DRIVEN: Facelifted Kia Sonet remains a solid contender in a crowded segment

Published Jun 17, 2024


The Kia Sonet hit the local market three years ago and in that time it has garnered a loyal following in the increasingly crowded compact SUV space.

It’s certainly not the cheapest contender in its segment. Yet while you might accuse some of its rivals of feeling a bit tinny or underpowered, the Sonet has a solid, almost “big car” feel to it and the facelifted version, which recently landed in South Africa, keeps this formula going with a more modern look.

It’s debatable whether the Sonet really ever needed a facelift, but for what it’s worth the latest upgrades bring it into line with Kia’s “Opposites United” design philosophy.

Upfront the completely redesigned headlights as well as the “tiger’s nose” grille and bumper bear a closer resemblance to the company’s latest batch of electric cars. The rear end gets a fresh look too with vertical taillights replacing the previous horizontal units, and they’re connected just below the rear windscreen by a horizontal strip.

The wheels on the base model have also been upgraded. The previous Sonet LX came with 15-inch steel wheels with conventional hubcaps that gave off strong rental car vibes, but now it gets 16-inch steelies with styled wheel covers that look just like alloys. These also replace the alloys on the mid-spec EX model, but unless you give them a gentle kick you won’t know they’re actually hub caps.

The Kia Sonet retains the same dimensions as before. Its 4,110mm length makes it slightly longer than many of its sub-four-metre rivals and its 385 litre boot is up there with the biggest in its class. It’s a practical vehicle that doesn’t really feel too big or too small.

Design changes inside are minimal. Picture: Supplied.

The cabin carries over mostly as before, except the EX Plus model gains a 10.25-inch digital instrument cluster, matching the identically sized, upgraded infotainment system. The LX and EX variants continue with an 8.0-inch screen.

Kia has added a new SX flagship grade to the range, which brings additional convenience and safety features to the party, such as Lane Keep Assist, Forward Collision Avoidance Assist, push-button start and a wireless charging pad.

Click here to see the full specs and pricing

In an ideal world Kia could have given the cockpit a bit of a facelift as the somewhat fussy dash design is not necessarily easy on the eye and the all-dark colour scheme is a bit sombre. But on the upside, Kia did at least get all the important stuff right. The solid build quality is hard to fault and ergonomically it remains simple to operate, with most of the controls being analogue rather than digital.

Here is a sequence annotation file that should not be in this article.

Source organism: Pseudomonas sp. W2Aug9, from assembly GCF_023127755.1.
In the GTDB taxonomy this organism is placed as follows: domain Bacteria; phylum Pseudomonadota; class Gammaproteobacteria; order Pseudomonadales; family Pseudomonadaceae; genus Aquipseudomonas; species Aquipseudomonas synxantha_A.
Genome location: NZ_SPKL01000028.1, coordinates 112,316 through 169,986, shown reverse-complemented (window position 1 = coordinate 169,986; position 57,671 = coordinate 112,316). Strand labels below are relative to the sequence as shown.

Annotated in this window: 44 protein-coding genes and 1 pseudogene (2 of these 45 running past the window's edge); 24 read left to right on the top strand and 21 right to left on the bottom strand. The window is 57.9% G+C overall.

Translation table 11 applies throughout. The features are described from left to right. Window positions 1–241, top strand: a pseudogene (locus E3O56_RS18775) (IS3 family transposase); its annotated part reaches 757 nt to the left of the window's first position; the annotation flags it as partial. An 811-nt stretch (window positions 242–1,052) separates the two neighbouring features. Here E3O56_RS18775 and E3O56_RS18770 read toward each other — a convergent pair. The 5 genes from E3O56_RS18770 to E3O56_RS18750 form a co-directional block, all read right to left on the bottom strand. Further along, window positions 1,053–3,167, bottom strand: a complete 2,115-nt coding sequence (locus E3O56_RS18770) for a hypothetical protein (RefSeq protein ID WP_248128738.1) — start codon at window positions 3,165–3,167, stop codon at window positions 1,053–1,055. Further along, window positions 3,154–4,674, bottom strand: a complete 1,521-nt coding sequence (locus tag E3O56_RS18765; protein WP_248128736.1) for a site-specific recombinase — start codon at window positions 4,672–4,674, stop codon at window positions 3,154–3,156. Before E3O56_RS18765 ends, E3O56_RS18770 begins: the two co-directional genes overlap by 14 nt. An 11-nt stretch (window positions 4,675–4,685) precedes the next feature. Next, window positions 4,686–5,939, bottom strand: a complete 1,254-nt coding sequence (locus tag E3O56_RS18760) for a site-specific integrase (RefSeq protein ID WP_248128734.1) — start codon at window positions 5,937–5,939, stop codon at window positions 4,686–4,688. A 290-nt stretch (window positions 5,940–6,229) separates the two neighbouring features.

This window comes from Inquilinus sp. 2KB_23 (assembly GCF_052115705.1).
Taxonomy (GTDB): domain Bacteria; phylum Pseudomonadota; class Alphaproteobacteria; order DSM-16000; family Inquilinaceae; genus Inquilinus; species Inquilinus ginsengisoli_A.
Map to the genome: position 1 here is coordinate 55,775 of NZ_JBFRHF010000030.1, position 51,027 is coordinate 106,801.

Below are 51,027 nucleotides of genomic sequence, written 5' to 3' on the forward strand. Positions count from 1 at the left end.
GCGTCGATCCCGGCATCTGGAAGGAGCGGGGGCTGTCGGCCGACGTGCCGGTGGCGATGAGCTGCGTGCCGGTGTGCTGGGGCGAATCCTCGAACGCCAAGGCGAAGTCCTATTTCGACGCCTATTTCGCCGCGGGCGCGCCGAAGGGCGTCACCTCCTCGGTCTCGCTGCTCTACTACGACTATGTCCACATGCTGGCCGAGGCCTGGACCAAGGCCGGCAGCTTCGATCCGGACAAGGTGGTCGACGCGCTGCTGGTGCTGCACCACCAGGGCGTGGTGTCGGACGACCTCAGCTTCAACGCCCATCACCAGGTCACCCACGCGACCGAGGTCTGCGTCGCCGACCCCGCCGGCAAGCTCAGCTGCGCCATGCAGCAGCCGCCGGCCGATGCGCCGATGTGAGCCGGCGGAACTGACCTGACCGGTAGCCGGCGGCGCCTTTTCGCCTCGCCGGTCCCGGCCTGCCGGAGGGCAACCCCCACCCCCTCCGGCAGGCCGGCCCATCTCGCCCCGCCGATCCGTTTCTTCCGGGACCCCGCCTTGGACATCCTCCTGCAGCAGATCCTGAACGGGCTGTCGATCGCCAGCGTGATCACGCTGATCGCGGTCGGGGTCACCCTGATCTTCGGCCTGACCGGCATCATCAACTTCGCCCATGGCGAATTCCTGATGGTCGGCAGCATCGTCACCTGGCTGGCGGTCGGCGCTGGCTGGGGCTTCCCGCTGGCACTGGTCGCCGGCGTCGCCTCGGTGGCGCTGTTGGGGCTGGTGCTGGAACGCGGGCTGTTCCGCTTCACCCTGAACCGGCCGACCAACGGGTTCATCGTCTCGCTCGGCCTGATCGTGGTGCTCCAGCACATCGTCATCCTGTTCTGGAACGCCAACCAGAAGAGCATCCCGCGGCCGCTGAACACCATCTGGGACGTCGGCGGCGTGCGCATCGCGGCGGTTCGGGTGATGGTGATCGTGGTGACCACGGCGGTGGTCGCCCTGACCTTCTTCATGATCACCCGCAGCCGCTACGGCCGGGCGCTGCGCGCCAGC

On the road, the Sonet feels solid, comfortable and refined. It is easily among the better-engineered vehicles in its class, which could explain the price premium to an extent.

The engine line-up continues as before, with Kia offering two petrol-powered options: a normally aspirated 1.5 unit that produces 85kW and 144Nm, and a 1.0-litre three-cylinder turbo that pushes 88kW and 172Nm.

Most models are powered by a 1.5-litre normally aspirated engine. Picture: Supplied.

Interestingly the 1.0-litre turbo option is now only offered on a single midrange EX model. It might seem odd that the range-topping models revert back to the 1.5 atmospheric engine but given that around 80% of Sonet customers opted for this engine in the previous range, its balance between cost and performance clearly hits a sweet spot.

The 1.5 is paired with either a six-speed manual or CVT gearbox, and it was the latter that we spent most of our time with on the launch route north of Durban. It provided reasonably good performance at the coast, and the CVT drone was not too apparent in normal driving situations. We have experienced the previous model at Joburg altitudes and its performance was adequate in our view.

Of course, the 1.0-litre turbo engine, which pairs with a seven-speed dual-clutch gearbox as standard, will feel a bit more effortless at altitude, and its extra torque will make overtaking manoeuvres easier. But at the coast it doesn't feel discernably faster than the 1.5.


With prices ranging from R366,995 to R484,995, the new Kia Sonet isn't the cheapest contender in the compact SUV class, and possibly a little hard to justify at the upper end of the range. The lower end is where you'll find the best value here.

All in all, it remains a high quality offering that can confidently go head-to-head with the best that the segment has to offer, and well worth a test drive in our opinion.

Facelifted Kia Sonet Pricing (June 2024)

  • 1.5 LX manual - R366,995
  • 1.5 LX CVT - R391,995
  • 1.5 EX CVT - R411,995
  • 1.0T EX DCT - R436,995
  • 1.5 EX Plus CVT - R454,995
  • 1.5 SX CVT - R484,995

IOL Motoring

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